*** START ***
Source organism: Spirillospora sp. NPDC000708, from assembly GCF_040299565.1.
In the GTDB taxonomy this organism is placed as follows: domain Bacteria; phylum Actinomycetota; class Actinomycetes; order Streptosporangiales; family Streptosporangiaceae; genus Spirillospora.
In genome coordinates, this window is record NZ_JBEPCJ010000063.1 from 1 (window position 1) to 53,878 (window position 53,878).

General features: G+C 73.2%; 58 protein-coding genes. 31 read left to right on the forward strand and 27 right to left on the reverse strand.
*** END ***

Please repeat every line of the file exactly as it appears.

Source organism: Spirillospora sp. NPDC000708, from assembly GCF_040299565.1.
In the GTDB taxonomy this organism is placed as follows: domain Bacteria; phylum Actinomycetota; class Actinomycetes; order Streptosporangiales; family Streptosporangiaceae; genus Spirillospora.
In genome coordinates, this window is record NZ_JBEPCJ010000063.1 from 1 (window position 1) to 53,878 (window position 53,878).

General features: G+C 73.2%; 58 protein-coding genes. 31 read left to right on the forward strand and 27 right to left on the reverse strand.